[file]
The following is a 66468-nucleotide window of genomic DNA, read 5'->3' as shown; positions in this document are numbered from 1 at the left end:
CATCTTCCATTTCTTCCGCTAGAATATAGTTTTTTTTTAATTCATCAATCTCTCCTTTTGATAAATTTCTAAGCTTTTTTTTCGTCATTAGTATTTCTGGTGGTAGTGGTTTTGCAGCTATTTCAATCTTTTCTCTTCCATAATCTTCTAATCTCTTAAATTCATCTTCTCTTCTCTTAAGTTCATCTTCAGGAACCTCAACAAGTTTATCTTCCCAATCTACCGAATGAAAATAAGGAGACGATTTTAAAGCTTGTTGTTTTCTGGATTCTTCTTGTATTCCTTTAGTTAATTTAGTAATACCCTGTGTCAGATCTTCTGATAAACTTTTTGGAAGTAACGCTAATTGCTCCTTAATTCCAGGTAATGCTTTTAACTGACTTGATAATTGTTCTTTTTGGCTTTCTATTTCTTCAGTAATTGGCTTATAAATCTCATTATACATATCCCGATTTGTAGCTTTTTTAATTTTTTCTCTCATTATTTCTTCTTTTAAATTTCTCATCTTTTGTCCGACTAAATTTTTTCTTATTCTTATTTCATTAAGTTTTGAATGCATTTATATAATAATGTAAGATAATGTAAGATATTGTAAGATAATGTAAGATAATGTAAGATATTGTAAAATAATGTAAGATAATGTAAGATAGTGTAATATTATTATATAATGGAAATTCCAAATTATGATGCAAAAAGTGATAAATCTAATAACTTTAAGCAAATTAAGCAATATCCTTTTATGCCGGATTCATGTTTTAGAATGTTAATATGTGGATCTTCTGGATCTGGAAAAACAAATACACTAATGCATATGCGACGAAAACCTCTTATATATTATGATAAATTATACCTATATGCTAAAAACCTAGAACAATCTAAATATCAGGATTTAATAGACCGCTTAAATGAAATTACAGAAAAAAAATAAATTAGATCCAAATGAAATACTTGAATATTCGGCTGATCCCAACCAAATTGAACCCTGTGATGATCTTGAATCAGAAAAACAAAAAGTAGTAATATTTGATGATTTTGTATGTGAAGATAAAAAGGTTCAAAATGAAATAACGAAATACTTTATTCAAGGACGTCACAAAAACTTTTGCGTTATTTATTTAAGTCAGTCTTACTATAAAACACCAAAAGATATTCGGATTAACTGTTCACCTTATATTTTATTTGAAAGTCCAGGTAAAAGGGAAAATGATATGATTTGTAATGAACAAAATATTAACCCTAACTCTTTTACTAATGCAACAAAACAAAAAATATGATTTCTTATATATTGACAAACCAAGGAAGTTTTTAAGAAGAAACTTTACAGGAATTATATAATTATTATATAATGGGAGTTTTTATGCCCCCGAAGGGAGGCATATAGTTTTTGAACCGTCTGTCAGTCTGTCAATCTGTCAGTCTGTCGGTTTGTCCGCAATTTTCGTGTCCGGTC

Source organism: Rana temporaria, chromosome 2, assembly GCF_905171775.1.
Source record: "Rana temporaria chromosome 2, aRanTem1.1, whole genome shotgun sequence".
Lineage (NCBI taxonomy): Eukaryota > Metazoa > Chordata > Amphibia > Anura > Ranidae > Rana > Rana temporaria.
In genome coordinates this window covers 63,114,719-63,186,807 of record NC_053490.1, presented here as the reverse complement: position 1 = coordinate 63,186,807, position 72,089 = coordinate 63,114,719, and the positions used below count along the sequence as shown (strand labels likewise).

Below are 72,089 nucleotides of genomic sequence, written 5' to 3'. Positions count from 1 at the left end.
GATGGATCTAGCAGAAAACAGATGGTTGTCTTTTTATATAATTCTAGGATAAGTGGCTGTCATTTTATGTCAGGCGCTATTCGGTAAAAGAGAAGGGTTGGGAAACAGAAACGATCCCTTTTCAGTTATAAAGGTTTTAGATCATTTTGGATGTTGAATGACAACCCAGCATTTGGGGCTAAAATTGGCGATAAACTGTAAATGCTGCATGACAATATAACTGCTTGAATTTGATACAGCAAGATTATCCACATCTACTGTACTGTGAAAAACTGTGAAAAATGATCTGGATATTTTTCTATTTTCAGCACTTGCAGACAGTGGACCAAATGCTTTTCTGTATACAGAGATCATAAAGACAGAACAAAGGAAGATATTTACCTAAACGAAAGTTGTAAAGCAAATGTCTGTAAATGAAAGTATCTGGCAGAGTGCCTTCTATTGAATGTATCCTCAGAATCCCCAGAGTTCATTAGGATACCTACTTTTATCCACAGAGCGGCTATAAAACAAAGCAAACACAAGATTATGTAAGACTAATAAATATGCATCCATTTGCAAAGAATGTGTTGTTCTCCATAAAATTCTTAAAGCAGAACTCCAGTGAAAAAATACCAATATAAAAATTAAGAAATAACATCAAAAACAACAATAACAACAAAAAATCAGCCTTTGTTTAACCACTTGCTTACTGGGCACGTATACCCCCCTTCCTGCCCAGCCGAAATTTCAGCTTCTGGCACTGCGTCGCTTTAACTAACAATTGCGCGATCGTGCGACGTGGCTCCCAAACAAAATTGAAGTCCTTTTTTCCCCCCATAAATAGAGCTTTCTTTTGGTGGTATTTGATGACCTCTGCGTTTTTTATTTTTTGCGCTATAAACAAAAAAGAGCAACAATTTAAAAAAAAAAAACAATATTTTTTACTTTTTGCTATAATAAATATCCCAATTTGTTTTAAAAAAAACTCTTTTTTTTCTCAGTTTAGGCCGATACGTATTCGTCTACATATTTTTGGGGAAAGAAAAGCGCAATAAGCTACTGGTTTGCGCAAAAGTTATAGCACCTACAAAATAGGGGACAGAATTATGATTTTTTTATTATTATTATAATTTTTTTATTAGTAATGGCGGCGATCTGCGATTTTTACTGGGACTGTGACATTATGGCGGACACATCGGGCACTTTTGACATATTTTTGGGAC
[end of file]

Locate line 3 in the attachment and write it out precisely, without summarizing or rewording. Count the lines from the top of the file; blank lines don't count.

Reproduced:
Source organism: Rana temporaria, chromosome 2, assembly GCF_905171775.1.